ALBUQUERQUE, N.M. – From a park near Albuquerque, to the top of Japan’s Mount Fuji, to the California coast the effect was dramatic: The moon nearly blotting out the sun creating a blazing “ring of fire” eclipse.
Millions of people across a narrow strip of eastern Asia and the Western U.S. turned their sights skyward for the annular eclipse, in which the moon passes in front of the sun leaving only a golden ring around its edges.
The rare lunar-solar alignment was visible in Asia early Monday before it moved across the Pacific – and the international dateline – where it was seen in parts of the western United States late Sunday afternoon.
People from Colorado, Oklahoma and as far away as Canada travelled to Albuquerque to enjoy one of the best vantage points at a park on the edge of the city.
Members of the crowd smiled and cheered and children yelled with excitement as the moon crossed the sun and the blazing halo of light began to form. Some watched the eclipse by placing their viewing glasses on the front of their smartphones.
Eventually, the moon centred and covered about 96 per cent of the sun.
“That’s got to be the prettiest thing I’ve ever seen,” said Brent Veltri of Salida, Colorado.
In Winnipeg, however, the eclipse wasn’t quite so dramatic, with a partial eclipse blotting out the bottom third of the setting sun. Still, hundreds turned up at the Forks and at Assiniboine Park to take in the rare spectacle, many of them wearing special eclipse glasses purchased at the Manitoba Museum, or sporting welders masks to watch the sight.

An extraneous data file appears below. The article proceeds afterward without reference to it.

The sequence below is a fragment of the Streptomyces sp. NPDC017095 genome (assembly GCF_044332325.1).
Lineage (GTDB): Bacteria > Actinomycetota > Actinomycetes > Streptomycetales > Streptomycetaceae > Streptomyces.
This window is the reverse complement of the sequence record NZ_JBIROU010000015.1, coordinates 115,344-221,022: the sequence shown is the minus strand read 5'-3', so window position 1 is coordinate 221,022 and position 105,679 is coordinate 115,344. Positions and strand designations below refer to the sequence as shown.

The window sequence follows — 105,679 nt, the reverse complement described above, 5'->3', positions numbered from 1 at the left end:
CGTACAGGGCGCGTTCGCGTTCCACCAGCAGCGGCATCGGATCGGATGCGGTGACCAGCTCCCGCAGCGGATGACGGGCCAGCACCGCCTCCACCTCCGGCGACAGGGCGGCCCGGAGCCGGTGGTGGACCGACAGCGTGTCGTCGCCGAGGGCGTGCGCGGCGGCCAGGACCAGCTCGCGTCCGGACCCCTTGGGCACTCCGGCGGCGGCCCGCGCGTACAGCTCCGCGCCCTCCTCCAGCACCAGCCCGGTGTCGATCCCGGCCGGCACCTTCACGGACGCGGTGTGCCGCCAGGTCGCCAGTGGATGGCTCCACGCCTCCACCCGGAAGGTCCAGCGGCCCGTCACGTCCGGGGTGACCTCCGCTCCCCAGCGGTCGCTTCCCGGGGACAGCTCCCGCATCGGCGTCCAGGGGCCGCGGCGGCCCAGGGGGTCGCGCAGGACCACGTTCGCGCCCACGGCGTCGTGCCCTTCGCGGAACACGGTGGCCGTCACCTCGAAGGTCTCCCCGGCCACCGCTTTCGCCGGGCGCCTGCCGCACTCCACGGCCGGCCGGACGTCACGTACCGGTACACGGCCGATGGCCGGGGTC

Elsewhere, viewing parties were held at observatories in Reno, Nevada, and Oakland, California, while skywatchers gathered in coastal and forest counties in California. In some areas, special camera filters for taking photographs have been sold out for weeks in anticipation of the big event.
The eclipse was broadcast live on TV in Tokyo, where such an eclipse hasn’t been visible since 1839. Japanese TV crews watched from the top of Mount Fuji and even staked out a zoo south of Tokyo to capture the reaction of the chimpanzees – who didn’t seem to notice.
Eclipse tours were arranged in Japan at schools and parks, on pleasure boats and even private airplanes. Similar events were held in China and Taiwan as well, with skywatchers warned to protect their eyes.
A light rain fell on Tokyo as the eclipse began, but the clouds thinned as it reached its peak, providing near perfect conditions.
“It was a very mysterious sight,” said Kaori Sasaki, who joined a crowd in downtown Tokyo to watch event. “I’ve never seen anything like it.”